“I suspect we will see a surge in hydrogen vehicles,” he said.
While the idea of using hydrogen as fuel isn’t new, momentum for the technology has been growing and the next 12 months could see major progress. CP Rail plans to begin operating its first hydrogen locomotive, a hydrogen fuelling station is under construction in Edmonton to allow semi-truck testing on the province’s highways, and construction has just begun in Edmonton on the world’s largest net-zero hydrogen plant.
A changing industry
During his nearly three decades in the industry, Azzopardi has seen attitudes shift.
“It definitely has changed over the years, during my career, many of my largest accounts have been oil and gas (energy sector) accounts. Everybody wants to be a good corporate citizen,” he said.
It’s also becoming a larger component of winning work.
“For large accounts with bigger fleets that typically do public sector work, if you are responding to an RFP for something like garbage disposal in West Vancouver, there will be ESG questions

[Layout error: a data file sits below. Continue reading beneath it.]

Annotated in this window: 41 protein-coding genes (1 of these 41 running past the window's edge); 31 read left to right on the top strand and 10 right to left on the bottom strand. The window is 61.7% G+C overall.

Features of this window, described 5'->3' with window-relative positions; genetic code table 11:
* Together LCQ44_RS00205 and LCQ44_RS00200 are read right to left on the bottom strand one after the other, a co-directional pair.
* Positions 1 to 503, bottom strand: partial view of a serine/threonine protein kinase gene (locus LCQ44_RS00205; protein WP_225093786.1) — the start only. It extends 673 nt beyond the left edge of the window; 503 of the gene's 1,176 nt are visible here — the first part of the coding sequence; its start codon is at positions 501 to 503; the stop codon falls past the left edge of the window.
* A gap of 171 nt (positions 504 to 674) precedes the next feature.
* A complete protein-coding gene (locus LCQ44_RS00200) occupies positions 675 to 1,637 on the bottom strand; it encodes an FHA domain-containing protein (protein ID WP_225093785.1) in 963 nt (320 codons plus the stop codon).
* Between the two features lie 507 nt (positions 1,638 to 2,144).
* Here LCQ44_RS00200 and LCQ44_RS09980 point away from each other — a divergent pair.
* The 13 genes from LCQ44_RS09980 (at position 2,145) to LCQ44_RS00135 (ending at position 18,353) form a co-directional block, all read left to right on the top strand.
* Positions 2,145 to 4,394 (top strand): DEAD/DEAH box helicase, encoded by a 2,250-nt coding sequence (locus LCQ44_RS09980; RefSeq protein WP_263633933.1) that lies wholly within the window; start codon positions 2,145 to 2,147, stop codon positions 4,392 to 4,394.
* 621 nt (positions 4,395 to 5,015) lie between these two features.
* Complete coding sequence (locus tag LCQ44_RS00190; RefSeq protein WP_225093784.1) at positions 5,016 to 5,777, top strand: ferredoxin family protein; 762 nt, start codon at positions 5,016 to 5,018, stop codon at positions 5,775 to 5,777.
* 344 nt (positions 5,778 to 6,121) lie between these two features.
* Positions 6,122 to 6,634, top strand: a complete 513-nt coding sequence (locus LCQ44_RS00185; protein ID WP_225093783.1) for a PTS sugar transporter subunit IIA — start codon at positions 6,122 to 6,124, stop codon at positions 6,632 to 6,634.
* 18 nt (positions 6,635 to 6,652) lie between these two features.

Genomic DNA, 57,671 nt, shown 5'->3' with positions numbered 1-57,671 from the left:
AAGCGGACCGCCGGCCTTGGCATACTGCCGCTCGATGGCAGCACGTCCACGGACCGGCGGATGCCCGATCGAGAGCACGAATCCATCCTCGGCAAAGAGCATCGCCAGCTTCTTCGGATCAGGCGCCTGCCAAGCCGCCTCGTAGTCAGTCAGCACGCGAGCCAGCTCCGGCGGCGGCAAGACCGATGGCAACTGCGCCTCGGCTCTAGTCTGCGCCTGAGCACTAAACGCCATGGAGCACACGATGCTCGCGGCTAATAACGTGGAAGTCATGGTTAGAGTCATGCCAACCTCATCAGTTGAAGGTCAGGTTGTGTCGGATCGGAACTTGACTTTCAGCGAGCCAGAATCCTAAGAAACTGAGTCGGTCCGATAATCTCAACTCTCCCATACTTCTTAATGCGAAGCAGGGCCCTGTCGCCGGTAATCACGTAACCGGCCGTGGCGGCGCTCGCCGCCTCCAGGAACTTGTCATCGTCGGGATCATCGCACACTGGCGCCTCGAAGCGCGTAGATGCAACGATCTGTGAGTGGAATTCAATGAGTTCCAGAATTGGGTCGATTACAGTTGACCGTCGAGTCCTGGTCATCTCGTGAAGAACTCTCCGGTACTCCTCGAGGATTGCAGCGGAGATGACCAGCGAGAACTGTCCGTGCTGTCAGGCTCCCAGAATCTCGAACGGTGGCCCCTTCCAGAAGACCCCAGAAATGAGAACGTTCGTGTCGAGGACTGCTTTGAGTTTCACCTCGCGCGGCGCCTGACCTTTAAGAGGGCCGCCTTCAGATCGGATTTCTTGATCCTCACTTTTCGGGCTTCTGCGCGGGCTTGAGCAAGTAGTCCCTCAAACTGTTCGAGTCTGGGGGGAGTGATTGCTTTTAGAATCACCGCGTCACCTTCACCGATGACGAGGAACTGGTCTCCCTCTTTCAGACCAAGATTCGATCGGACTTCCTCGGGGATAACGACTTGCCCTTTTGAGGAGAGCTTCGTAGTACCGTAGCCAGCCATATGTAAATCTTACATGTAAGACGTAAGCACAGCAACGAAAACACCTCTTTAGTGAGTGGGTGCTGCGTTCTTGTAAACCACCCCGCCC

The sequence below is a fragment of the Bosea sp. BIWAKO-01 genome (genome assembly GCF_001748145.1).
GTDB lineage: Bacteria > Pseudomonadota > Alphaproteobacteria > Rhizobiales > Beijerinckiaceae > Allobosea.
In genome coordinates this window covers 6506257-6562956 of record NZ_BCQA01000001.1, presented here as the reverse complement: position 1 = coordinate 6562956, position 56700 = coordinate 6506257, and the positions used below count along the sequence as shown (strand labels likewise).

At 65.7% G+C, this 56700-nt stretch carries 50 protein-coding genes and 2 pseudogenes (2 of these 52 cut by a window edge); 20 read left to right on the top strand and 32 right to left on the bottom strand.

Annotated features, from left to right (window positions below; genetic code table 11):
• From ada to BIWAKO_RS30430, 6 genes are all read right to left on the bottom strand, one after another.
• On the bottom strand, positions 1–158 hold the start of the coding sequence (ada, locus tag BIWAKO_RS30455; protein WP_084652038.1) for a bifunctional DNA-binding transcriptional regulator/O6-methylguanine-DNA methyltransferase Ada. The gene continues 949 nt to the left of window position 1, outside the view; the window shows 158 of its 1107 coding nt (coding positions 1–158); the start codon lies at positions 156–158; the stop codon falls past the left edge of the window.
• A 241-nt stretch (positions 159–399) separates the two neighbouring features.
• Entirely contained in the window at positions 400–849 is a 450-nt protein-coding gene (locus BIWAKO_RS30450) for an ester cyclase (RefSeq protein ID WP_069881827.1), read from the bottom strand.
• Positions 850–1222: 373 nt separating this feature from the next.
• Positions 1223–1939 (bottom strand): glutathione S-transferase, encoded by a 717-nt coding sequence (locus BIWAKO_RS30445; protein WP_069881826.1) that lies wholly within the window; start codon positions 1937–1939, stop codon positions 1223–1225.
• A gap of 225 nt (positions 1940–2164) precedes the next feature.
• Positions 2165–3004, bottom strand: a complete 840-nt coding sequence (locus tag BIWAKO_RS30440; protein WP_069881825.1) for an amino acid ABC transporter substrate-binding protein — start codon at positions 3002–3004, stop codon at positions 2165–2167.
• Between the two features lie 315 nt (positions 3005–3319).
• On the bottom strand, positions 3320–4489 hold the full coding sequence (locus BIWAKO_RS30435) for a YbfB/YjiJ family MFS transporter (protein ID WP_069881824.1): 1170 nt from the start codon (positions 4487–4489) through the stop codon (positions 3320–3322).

and you will have to demonstrate how your company is forward facing. For that reason alone, you aren’t going to prosper without an ESG strategy.”
To get your company’s fleet greening journey started, visit evolvefleet.com for a free consultation. Additionally, for those interested in how zero-emission vehicles will suit their daily operations and are looking at short-term solutions or testing opportunities, Evolve fleet offers electric fleet rentals so you can see if they are right for your business.
Earlier this year, Maple Reinders Constructors Ltd. was awarded a $204.8-million contract for the design and construction of the facility.
The collections and research building will house artifacts and facilitate learning.
The mass timber project is expected to open in 2026.
The Whole Story:
Construction has begun on the Royal BC Museum’s (RBCM) collections and research building (CRB) in Colwood.
The new 15,200 square-metre (164,000 square foot) building will be a state-of-the-art facility using mass timber that will house the province’s collections and BC Archives. It will improve access for the public as only 1% of the province’s vast collection is on display. It will also provide dedicated research labs and learning spaces.
In preparation for construction, Shaker Faith workers led a ceremonial land blessing to bless the site and workers.